Last Updated on January 5, 2022
On Tuesday, the Chicago Teachers’ Union voted to immediately switch to remote learning, citing COVID-19 concerns.
Classes were then cancelled across the district, which is the nation’s third largest. Chicago Public Schools (CPS) announced the closure following the union action that called for virtual instruction until union leaders approve an agreement with the district over pandemic safety protocols or until coronavirus “cases substantially subside.”
Carolina Barrera Tobón, a parent of two children in the first and third grades, accused the teachers union of “fearmongering” in a statement to CNN.
“I am very disappointed in the Chicago Teachers Union for the fearmongering tactics and negative rhetoric regarding this vote. I am equally disappointed in the CPS CEO and our mayor,” she told CNN. “I honestly do not trust the teachers union to stay remote for only two weeks after their continued spread of misinformation regarding the safety of our schools.”
Roughly 73% of the union’s 25,000 members approved the vote after taking over COVID safety protocols pertaining to the roughly 350,000-student school system.
“This decision was made with a heavy heart and a singular focus on student and community safety,” the union said in a statement.
Students had just returned to classes after a two-week winter break when the closure was announced. School officials have insisted on keeping in-person instruction, despite the rise in infections, and district leaders called the union’s action a “walkout” and “illegal work stoppage.”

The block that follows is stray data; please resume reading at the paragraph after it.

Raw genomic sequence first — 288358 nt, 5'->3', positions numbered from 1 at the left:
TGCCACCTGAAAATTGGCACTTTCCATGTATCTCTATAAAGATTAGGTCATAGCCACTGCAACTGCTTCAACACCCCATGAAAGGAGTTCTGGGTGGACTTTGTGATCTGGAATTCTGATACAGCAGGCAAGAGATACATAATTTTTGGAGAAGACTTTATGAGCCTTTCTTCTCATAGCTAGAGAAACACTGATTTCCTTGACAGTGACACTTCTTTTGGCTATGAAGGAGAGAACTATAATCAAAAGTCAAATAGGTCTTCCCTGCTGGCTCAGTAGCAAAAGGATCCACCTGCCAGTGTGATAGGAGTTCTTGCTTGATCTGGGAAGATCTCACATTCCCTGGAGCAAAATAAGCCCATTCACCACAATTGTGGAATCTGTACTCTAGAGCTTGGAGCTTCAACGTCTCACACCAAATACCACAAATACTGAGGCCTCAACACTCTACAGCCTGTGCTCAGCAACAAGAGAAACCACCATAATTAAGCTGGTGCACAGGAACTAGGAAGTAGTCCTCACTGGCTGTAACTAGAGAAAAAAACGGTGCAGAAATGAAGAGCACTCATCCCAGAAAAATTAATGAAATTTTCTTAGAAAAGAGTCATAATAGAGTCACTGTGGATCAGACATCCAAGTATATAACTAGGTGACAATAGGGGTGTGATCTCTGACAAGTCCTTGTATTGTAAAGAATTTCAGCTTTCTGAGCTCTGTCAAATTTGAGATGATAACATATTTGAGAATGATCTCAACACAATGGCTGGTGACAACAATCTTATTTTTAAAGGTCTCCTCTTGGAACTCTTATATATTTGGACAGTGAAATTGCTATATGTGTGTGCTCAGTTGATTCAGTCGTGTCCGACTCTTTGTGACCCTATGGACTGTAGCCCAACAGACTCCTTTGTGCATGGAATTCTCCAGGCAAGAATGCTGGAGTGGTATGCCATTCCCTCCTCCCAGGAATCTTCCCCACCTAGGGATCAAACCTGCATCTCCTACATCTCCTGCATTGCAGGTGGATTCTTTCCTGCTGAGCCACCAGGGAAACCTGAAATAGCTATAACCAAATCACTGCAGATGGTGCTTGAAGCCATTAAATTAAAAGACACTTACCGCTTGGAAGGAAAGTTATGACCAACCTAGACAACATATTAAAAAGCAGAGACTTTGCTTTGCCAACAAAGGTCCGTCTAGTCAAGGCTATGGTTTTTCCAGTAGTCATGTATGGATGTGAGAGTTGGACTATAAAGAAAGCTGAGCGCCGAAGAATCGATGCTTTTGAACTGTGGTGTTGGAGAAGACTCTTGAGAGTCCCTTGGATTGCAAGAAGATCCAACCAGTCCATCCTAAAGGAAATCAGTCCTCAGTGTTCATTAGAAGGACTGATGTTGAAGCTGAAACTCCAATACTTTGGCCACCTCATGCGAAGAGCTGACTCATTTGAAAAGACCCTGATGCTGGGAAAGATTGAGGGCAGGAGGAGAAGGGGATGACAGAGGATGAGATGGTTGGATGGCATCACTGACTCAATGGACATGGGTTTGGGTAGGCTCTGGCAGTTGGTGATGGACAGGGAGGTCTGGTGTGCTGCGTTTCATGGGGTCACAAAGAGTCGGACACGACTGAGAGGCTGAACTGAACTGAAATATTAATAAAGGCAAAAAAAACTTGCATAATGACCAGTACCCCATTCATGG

The union has argued that current protocols leave both teachers and students “vulnerable.”
According to the New York Post, the union’s main holdup pertains to what metrics the district should use to trigger school closures.
The union has called for past, since-expired COVID guidelines to be reinstated. The metrics sought by the district, that were previously used last school year, would authorize a two-week pause on in-person learning if citywide COVID-19 positivity rate increased for 7 consecutive days.
The district has instead proposed guidelines for individual schools and said it would allow schools to reinstate daily health screening questions for students and building visitors that were required last academic year, but did not believe unilaterally closing schools because of potentially unrelated COVID-19 cases was appropriate.
The plan CPS has proposed to the teachers union seeks to handle the issues at a school level.
The district said a school would move to virtual instruction if at least 40% of its classroom teachers are absent for two consecutive days because of infection and the school-wide teacher absence rate because of infection is 30% or higher with the use of substitutes or internal staff.
Even Democrat Mayor Lori Lightfoot was furious with the results of the Tuesday vote, telling teachers who don’t show up to class they will be placed on “no-pay status,” according to the Chicago Tribune.
“There is no basis in the data, the science or common sense for us to shut an entire system down when we can surgically do this at a school level,” Lightfoot said.
Chicago, like much of the country, has been experiencing a record-setting surge in COVID cases.
According to the Chicago Tribune, one in five district teachers were unable to report to work as of Monday, amounting to 1,900 adults currently in quarantine or isolation, along with 5,700 students. On Monday, 400 people tested positive from tests given at the schools themselves.
The district’s plans for the remainder of the school year have yet to be determined.